An elderly couple say they have been pushed out of Arrowtown because the Queenstown Lakes District Council has increased their land rent by almost $35,000.

But Queenstown Lakes Mayor Jim Boult said the council had "bent over backwards" to try to help the couple.

Seventy-eight-year-old Bill Swann, who bought his home in the late 1960s, described the rent hike as "ridiculous".

He and partner Gweneth Marshall (77) moved to Invercargill last month, saying they could no longer afford to live in Arrowtown.

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Swann's 21-year "Glasgow lease" came to an end in February, prompting a market review by the council, which owns the land.

The result was a jump from $4125 to $39,000 rent per annum.

However, Boult said a number of options were investigated in 2007, including an opportunity to buy out the land component, making it a freehold property. That was not taken up by Swann.

The council also proposed a further five years at $5000 per annum. But Swann, who grew up in the historic gold-mining town and worked for the council for about 30 years, said the situation could have been handled better.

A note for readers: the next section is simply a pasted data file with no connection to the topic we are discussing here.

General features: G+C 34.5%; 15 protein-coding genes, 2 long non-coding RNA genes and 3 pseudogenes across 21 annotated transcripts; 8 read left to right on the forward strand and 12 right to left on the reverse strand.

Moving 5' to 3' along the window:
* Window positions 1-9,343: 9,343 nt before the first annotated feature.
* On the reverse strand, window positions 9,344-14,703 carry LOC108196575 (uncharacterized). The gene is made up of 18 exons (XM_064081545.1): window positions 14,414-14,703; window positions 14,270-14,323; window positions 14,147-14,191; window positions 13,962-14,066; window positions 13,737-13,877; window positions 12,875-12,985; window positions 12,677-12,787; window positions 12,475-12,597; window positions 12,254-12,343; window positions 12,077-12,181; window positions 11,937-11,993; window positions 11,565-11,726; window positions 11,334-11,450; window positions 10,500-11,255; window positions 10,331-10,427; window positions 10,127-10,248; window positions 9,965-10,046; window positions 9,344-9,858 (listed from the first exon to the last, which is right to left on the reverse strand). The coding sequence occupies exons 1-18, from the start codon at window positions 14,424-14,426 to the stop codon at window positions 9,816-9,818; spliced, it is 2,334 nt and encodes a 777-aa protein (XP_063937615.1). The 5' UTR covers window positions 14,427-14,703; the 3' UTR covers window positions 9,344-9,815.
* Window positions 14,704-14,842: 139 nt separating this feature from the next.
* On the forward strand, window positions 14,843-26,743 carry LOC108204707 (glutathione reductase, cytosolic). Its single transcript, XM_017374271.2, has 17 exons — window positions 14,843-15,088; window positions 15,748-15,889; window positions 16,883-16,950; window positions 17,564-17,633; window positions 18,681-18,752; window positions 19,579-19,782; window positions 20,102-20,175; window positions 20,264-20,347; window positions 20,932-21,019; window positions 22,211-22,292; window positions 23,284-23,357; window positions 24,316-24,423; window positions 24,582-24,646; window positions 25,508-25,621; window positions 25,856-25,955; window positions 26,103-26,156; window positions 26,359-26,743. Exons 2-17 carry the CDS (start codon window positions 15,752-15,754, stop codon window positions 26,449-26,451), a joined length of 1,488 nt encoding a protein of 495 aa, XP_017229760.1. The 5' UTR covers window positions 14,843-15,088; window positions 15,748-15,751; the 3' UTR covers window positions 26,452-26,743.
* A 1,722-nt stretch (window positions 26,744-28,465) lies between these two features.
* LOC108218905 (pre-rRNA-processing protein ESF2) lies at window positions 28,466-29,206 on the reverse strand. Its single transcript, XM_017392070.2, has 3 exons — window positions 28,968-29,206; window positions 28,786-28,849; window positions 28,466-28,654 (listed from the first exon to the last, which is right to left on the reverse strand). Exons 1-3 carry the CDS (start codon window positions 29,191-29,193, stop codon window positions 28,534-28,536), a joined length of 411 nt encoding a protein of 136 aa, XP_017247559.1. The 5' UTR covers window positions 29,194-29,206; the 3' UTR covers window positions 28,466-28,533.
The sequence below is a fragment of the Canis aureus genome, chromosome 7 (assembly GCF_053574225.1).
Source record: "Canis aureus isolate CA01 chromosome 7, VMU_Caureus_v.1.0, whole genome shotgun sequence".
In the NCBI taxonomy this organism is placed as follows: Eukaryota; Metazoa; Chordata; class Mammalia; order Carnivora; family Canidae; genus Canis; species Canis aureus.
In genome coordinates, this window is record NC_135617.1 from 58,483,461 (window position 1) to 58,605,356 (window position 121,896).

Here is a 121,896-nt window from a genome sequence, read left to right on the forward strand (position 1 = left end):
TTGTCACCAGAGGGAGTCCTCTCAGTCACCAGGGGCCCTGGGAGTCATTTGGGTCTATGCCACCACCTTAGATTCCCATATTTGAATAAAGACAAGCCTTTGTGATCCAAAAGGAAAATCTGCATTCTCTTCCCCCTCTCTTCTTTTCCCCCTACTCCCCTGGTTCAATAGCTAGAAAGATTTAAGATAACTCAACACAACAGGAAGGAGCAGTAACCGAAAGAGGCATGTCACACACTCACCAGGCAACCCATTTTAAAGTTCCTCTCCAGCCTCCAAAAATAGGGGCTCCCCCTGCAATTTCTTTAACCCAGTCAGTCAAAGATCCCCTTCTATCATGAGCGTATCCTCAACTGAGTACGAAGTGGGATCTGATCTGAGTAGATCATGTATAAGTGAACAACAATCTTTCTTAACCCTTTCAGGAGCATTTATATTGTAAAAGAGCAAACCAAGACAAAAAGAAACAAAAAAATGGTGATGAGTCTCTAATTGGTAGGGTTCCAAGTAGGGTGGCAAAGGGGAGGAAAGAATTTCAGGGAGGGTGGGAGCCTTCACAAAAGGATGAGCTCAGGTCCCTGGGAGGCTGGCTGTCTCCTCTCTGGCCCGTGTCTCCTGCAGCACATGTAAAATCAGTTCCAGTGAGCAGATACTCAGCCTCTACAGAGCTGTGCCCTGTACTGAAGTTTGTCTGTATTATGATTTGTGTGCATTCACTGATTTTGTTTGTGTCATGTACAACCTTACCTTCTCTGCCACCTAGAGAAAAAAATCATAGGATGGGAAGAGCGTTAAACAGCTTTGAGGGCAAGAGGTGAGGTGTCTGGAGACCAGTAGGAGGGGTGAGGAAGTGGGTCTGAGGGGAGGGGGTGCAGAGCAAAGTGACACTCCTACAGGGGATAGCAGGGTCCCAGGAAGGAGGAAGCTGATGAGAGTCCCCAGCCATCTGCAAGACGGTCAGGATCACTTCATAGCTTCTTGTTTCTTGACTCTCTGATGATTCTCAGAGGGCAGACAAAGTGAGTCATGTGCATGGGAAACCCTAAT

"Considering the age of a bloke, they could have looked at the lease a little bit differently.

"I think they could have, but they said they couldn't. To me, I think that is b.... They have gone to $39,000. That, in my book, is just bloody ridiculous."

But Boult said the council did recognise Swann's age.

"For that reason we agreed to a rental level for the next five years that was very fair in the circumstances.

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"We had also been approached by Mr Swann outlining personal circumstances, which we factored in and, in short, [the council] bent over backwards to try to be as accommodating to Mr Swann as we possibly could."

The council was "surprised" when Swann gave notice on the first day of the new lease term.

"Because he would have been able to live for at least the next five years at a very advantageous rental rate."

Rent was assessed at 6 per cent of the land value at the time of lease renewal.

Marshall said the situation was shocking and stressful.

"I think most reasonable people would realise that too. It wasn't financially viable for us to stay there."

The council has now bought the property and details were finalised early this month.